So I think. Well, as a candidate within the market and as somebody that is looking to, to better themselves, you should, you should definitely go out and you should become qualified. It’s, you know, yeah. It’s, it’s only gonna go one way. And, and that one way is do as many qualifications and become as qualified as you can.

Yeah. within the sector, because it’s getting more and more regulated,

Michael Paul: I think. A hundred percent. I think, you know, there’s been, there’s been talk for, such a long time about regulation and, and you know, even licensing, I remember there was a whole talk about licensing agents and things, much more like a sort of American model.

And  yeah, I think, I think this is only going one way. It doesn’t, it doesn’t start to go back and deregulate and all those sorts of things. So I think, yeah, I think that’s an important point to say. Leaving property managers and maybe juniors aside from it for a minute, what about accountants?

So I don’t wanna leave them out cuz you know, I feel like the industry tends to leave them out a bit. But,  you know, certainly with accountants, what do we see there? Do you say, see kind of, you know, a specific qualification necessary or degree levels or something like that?

Andrew Docwra: Qualifications within accounting are a definitely more set in stone, I think, in terms of the salaries.

And you, you can basically hit a ceiling without being qualified within accounting, and, and that is a a lot more apparent within accounting versus property management. Okay. I think entry level people, what you’re, you’re looking for and what we’re looking for when we’re, we’re putting people into these entry level roles, it’s usually a degree Yeah.

Within accounting and finance. as a minimum Bachelor of Arts. Yeah. Yeah. Honours. there’s, there’s probably a minim and again, put putting it to a, an employer’s point of view, basically you’re hiring somebody. If you’re hiring somebody that is coming into the sector without any degree, any backing or foundation within accounting and finance, it’s gonna take them a lot longer to become qualified.

Right. Whereas those entry level people that are coming in with their degree Yeah. And they’ve only got, I think they get eight or nine exemptions in terms of exams, so they’ve only got four or five, which they can probably do within a year, 18 months. Dependent on the study support and the setup with the company Sure.

To then become qualified,  which again, plays both sides for you. Having qualified accountants within your team is fantastic. Yeah. It’s gonna allow you to grow. But from a candidate’s perspective, equally they’re gonna be able to access the highest salary brackets and grow quicker within the sector.  but that being said, I mean, there’s plenty of people that come into the industry that don’t have the, the degree.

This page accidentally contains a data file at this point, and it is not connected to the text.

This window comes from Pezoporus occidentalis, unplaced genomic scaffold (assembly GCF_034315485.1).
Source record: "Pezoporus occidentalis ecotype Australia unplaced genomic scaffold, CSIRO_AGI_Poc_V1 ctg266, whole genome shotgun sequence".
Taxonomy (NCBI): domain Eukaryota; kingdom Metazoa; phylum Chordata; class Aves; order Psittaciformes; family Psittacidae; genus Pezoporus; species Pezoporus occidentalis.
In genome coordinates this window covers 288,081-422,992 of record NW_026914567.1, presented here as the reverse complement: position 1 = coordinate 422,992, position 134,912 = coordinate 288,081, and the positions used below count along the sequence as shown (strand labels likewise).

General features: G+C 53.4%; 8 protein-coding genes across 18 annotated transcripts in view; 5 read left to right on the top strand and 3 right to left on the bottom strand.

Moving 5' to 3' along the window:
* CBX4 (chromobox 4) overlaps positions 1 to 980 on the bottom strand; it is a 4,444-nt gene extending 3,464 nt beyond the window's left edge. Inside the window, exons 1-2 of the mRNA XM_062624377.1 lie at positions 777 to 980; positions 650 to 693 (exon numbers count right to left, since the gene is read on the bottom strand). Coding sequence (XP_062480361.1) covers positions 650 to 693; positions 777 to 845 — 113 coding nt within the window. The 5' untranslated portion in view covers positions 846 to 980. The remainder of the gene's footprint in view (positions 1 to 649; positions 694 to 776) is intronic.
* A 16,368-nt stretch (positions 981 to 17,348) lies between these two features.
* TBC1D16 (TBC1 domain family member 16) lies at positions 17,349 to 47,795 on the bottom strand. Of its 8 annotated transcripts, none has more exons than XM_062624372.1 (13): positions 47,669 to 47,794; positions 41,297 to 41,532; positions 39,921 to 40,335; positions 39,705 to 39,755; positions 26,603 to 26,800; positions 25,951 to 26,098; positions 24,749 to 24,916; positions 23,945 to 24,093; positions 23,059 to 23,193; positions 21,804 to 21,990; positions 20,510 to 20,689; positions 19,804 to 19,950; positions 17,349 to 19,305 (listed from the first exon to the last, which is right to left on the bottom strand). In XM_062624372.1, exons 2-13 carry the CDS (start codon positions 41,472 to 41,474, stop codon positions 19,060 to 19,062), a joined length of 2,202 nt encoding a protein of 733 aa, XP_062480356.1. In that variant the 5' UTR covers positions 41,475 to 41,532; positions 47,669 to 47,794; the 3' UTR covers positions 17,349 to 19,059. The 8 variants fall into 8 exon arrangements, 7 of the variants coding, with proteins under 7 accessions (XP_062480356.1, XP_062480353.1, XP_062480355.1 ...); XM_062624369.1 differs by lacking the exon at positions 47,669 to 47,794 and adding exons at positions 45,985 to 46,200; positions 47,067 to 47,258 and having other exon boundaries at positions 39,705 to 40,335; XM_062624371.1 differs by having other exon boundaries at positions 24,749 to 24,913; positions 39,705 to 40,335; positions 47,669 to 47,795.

Yeah. And, and, and fly. It just takes a little bit longer for sure. but I’d certainly highlight the facts with the salaries. If I compare the two. If you look at a property manager that, for example, as worked for five years isn’t qualified, yeah, they can still access those highest salary brackets. I think if you look at an accountant that’s not qualified, They’re gonna struggle to get themselves into the higher, higher bandings.

Michael Paul: That’s a good point. I feel like that makes sense. you know, I, I do see it as, from my perspective, I, I think I see it as, as property management is a lot more of a sort of problem solving,  Industry job, whereas accountancy is very technical, so it’s, it’s almost, you know, yes or no in accounting. Whereas there’s, there’s, you know, could be a million different solutions to,  to the problem when it comes to property management.

So it’s, it’s, it’s almost easier to say. Hey, you know, accountants, you’ve got this qualification or you don’t have this qualification. Mm-hmm. And we’ll allow you that. Whereas there seems to be a lot more to take into consideration when it comes to property managers. Mm-hmm. And actually, like you said, the experience, the boots on the grounds, like how much exposure has that person had to things that go wrong.

Mm-hmm. And how did they solve them? Mm-hmm. So, you know, I think it’s, it’s important to, to, you know, have that distinction. And, and it’s a good point to raise 

Andrew Docwra: it all. It all loops back as well. It loops back into to. The lack of talent and the knowledge gap within Sure. Within property management, I think it’s hard to restrict people in terms of the salaries that they wanna earn.

Sure. I think if you look at it from an employer, if you’re looking for a block manager, you’ve got a portfolio that he’s running, you bringing in a property manager that’s got five years experience that isn’t necessarily qualified. It, it’s gotta be done. Yeah. At times. Because there’s not enough strong talent that’s come through the market in the last two years that you are gonna struggle finding that right person.

Yeah. So I think you’d be very, very limited in terms of restricting your pay grades at times. Sure. basing that on qualifications, whereas accounting, I, I personally, I mean our team obviously recruit for, for finance, but I certainly don’t see it as, talent short. Yeah. I think there’s a huge injection.

You’ve obviously got universities putting people through accounting and finance degrees and driving that, which probably leads into making it a lot more structured. Yeah. with the salaries as well.